Fear, Alone Time and Writing

This morning was, I think, the first time I’ve ever been afraid on the subway. It was only a few moments, but I’d promised Brody I’d be home a bit early tonight, and there was a sudden brief flash of time where it occurred to me that I might not ever be home again. My train pulled into the busy Yonge and Bloor station, commuters bustled off and on, all of us settled into our morning routines. The door chimes signalled that the doors were about to close ā€“ but they didn’t. Then the floor shuddered as the engine of the train shut down. Moments later, all of the lights went out.

Everyone was looking around, as though any of us could see the cause of the shutdown from our positions inside the train, and I realized that if a bomb were to go off, most of us would be screwed. Busiest subway station during rush hour, I was near the front of the train so would likely get the brunt of the blast if it was meant to take off the head of the snake, so to speak. And not only are we all crammed into the train, but the force of any blast would carry destruction down the tunnels, as well. It’s basically a big tube into which we were all trapped.

I wondered about the things people think about when they find themselves in the midst of a random attack, if they have time to think at all.

As it turned out, there was no bomb, but rather a trespasser at track level at College station. All of the power to the line had to be shut down so that the deadly third rail would be rendered inactive until the unauthorized individual could be removed. My fear turned to anger mixed with resignation, and as I waited for my journey to continue onward toward work, I listened to the update announcements ā€“ power off at College, emergency alarm activated on at least two different trains, possibly three. Thankfully they put the air back on in my train, as it takes exactly no time for the stench of the surrounding humanity to fill the nostrils once the air has stopped circulating.

The worst thing about public transit is the public.

In other news, I had a pretty sweet evening last night. I created it by myself, for myself, and it was pretty awesome, all things considered. It was all very simple ā€“ got flowers, which made my apartment smell amazing, then made popcorn, opened a cold beer, and watched TV with Brody. Well…Brody was all about the popcorn, not so much the TV. But all three cats and the dog eventually all just curled up in their spots and we hung out together. It was really nice.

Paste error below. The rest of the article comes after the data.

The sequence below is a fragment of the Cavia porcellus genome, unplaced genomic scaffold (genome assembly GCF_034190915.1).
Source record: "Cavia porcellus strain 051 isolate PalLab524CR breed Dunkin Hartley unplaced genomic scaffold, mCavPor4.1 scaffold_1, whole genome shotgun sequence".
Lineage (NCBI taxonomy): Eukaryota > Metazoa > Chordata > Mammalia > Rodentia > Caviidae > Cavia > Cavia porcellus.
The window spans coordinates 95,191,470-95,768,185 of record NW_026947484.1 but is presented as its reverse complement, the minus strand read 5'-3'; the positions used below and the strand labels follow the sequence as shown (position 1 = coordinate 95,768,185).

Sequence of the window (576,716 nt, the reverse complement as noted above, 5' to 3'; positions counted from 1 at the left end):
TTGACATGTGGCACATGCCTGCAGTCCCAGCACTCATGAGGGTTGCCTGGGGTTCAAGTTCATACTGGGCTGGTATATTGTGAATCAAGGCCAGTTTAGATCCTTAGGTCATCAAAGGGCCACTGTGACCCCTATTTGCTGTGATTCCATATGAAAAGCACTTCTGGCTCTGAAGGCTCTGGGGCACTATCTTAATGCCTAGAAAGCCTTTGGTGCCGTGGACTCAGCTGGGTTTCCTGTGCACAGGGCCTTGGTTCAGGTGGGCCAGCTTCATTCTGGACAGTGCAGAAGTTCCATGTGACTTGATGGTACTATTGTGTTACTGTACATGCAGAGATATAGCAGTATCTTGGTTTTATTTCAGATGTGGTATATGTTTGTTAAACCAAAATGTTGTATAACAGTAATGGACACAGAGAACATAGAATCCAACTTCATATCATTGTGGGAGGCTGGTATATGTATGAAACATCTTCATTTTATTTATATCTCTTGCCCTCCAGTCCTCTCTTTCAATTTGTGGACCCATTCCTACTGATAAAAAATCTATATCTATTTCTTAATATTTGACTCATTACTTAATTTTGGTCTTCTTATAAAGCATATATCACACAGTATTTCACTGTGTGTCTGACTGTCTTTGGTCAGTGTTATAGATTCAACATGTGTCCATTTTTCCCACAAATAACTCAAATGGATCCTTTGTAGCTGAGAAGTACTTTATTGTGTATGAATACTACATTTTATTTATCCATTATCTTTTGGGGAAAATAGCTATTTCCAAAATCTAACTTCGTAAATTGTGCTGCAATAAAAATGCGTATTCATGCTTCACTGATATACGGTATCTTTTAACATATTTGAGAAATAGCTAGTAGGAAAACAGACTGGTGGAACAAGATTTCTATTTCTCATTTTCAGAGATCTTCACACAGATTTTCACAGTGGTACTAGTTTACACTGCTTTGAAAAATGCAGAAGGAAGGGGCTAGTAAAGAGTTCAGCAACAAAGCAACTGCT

I did have to laugh at the image of me walking home with cat litter in one hand, and flowers I’d gotten for myself in the other. Crazy cat lady spinster, I totally am! Yet, also content. I’d tidied my apartment a bit over the weekend, too, so everything felt fresh and cozy; my treasures all shined up and surrounding me with little reminders of who I am. I was home for a few hours, and it felt great.

I also just received word that the library’s Writer in Residence will indeed meet with me to chat about the opening excerpt of Carving The Light (my first novel), so I sent in my preferred time slots (leaving Saturday mornings and early afternoons open for the inevitable zoo visits I’ll be taking often very soon now that my bear is back in town), and will see which one ends up being mine. I want to refresh my memory going in this time, and maybe even have a clearer idea of what I want to do with the story, so that I get as much as I can out of this discussion. Things like this always get me excited about writing. Just talking about it ignites my passion for it. It’ll be interesting to see how things feel once I’ve spent some time speaking with another author about it all again!

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